The Hyena Kill – ‘A Disconnect’ album review

Manchester-based rock band The Hyena Kill release ‘A Disconnect’ via APF Records on 5 March. The album finds the band reflecting on a number of traumatic and tragic incidents in the members’ personal lives, with vocalist/guitarist Steven Dobb saying: ‘The bulk of material was written during a very low point in my life, and as a result this album fell into place with a sense of claustrophobia and finality, of being trapped in a hospital bed, linked up to life support, unable to regain your own agency and escape the situation you find yourself in. Of being bound by the traumas of the past that you’re unable to cast away, and ultimately feeling suffocated by them. Wanting to escape and be absolutely anywhere – or anyone – else. These are lyrics that deal with and focus on uncomfortable subjects that were dominating my life at the time of writing. The words and movements in this record are mostly without resolution. There are no happy endings or moments of clarity.’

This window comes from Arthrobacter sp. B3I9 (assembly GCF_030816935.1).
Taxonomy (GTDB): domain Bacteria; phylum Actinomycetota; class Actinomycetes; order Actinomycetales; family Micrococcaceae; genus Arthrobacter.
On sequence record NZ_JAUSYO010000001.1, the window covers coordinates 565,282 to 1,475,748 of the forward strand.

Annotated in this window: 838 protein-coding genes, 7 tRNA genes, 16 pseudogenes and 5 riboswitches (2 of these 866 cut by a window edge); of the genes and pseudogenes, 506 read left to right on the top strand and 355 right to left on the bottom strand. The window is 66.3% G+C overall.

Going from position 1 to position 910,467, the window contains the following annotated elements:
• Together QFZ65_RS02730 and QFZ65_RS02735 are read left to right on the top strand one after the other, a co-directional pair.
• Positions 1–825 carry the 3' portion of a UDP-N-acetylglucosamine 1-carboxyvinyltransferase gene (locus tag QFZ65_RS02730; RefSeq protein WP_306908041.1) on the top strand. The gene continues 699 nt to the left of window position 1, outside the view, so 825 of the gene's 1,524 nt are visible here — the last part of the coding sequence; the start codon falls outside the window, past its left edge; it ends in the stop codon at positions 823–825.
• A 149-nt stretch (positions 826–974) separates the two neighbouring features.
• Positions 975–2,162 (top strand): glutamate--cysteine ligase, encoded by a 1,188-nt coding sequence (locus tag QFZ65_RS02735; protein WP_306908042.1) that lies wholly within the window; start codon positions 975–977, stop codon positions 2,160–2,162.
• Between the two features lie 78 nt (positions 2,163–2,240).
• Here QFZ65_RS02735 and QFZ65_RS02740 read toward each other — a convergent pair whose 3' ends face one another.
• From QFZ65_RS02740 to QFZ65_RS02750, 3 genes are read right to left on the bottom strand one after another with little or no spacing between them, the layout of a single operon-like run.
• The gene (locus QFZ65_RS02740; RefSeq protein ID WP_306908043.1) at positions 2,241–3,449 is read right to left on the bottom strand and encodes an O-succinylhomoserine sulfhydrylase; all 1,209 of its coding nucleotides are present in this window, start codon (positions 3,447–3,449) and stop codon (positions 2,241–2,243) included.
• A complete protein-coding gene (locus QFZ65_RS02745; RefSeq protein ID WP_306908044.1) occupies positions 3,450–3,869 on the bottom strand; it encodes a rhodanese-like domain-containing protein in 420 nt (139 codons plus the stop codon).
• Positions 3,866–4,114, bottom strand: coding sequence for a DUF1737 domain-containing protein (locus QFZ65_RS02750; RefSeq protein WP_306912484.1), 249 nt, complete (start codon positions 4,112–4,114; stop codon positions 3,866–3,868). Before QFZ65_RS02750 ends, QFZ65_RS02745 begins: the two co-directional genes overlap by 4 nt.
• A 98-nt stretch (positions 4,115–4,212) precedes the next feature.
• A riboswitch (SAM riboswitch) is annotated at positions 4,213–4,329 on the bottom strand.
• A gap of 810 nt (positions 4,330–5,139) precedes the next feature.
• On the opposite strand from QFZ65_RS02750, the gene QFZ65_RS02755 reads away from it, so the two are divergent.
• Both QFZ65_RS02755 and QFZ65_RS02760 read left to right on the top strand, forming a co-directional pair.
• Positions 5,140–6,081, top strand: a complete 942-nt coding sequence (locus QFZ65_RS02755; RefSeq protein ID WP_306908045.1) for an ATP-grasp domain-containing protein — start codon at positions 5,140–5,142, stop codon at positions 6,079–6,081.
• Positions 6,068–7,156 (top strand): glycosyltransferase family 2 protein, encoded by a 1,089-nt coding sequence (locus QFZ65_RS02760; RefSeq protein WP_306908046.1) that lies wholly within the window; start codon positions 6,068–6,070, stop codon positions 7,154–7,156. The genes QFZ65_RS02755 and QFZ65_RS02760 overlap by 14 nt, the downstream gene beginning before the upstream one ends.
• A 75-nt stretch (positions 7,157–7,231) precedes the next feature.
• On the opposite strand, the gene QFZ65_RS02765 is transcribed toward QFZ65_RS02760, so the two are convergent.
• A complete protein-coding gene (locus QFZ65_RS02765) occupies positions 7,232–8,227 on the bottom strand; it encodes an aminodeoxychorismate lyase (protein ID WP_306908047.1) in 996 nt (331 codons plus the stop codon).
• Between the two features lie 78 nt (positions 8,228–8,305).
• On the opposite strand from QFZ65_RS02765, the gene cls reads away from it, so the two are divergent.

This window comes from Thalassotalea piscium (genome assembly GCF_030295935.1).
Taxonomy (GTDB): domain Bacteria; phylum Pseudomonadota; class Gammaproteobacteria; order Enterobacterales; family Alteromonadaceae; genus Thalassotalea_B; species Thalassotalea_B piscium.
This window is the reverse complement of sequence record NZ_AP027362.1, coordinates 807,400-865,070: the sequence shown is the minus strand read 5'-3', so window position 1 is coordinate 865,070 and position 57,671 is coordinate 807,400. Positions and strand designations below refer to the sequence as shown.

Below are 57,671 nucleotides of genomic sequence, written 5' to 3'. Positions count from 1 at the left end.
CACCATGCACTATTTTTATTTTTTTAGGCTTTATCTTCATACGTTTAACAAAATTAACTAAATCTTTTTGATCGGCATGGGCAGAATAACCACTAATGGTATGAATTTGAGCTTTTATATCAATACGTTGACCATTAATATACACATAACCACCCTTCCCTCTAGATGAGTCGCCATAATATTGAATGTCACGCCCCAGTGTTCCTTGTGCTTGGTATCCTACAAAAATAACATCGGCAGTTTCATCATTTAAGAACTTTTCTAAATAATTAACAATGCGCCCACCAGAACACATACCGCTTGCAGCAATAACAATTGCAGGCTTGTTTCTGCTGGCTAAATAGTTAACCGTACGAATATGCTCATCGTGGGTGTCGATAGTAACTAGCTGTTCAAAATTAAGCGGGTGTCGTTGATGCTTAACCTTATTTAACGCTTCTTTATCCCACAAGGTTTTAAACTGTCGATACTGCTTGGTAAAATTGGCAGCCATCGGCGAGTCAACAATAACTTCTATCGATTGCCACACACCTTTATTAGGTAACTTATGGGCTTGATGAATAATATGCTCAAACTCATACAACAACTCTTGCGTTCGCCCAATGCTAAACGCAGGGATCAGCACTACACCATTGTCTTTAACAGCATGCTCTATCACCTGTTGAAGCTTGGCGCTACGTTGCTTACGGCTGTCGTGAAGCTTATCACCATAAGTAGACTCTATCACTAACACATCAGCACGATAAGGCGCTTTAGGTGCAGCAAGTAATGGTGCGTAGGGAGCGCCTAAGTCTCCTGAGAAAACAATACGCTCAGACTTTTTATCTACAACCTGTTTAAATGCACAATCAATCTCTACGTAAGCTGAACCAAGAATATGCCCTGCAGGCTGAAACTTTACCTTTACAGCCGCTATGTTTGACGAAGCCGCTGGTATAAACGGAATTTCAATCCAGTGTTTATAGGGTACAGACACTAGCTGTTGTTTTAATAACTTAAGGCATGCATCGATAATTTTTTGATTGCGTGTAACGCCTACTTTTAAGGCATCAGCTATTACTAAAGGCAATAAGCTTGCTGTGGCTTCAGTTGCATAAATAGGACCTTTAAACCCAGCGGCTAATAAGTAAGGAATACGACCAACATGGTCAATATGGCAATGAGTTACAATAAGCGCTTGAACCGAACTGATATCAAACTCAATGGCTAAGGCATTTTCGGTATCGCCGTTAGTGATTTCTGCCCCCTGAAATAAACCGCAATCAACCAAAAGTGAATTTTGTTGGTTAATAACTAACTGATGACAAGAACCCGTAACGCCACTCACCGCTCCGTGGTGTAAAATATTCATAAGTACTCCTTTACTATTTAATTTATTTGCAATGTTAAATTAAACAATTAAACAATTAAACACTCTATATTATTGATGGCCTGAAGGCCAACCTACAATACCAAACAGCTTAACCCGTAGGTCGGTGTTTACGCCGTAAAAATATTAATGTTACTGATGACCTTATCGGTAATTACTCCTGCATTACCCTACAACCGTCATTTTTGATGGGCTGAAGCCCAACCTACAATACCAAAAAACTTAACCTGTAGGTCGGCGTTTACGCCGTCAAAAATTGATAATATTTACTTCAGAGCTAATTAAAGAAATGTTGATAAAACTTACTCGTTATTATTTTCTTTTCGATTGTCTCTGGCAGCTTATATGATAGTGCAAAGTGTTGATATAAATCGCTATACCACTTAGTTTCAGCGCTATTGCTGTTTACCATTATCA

After a quieter opening with the largely incidental and instrumental opener ‘Septic’, Lorna Blundell’s intense and pulsating drums come in to mark the start of ‘Passive Disconnect’ – a song that finds Steven offering a direct line of questioning (‘Is it what you’re waiting for?’) against a Million Dead-esque backdrop before concluding with impassioned screams and chunky, stop-start riffs. ‘Cauterised’ follows by taking the album into a prog-meets-post rock direction before ‘Witness’ brings back the melodic and melancholic hooks as Steven shares his innermost thoughts about being forever lost and haunted by his past as he looks to escape a dark place. There are more experimental guitar tones on the Deftones-esque ‘Close Enough’ – a poignant piece about acceptance and regrets.

‘Thin’ starts in slower and more acoustic fashion as Steven warns (possibly to himself?) ‘the demons will always lie to you’ before a flash of light hints at brighter times ahead. ‘Bleached’ picks up the pace with its Melvins-esque blend of punk hooks and healthy shouts while ‘Glass Scene’ finds the band trying to come to terms with a painful and difficult situation: ‘This I said is not real, convinced this is not happening’; ‘Are you ready to go?’ The penultimate ‘Incision’ fuses galloping guitars and military drums with a more experimental edge – finding a spot between classic heavy metal and contemporary artists like Chelsea Wolfe – before the record draws to a close with the bleakly brilliant ‘Mire’. Its glitch-filled introduction making way for something more introspective and intense as Steven shares deeply personal thoughts and feelings.

‘A Disconnect’ is a raw, brutal and deeply important listen.


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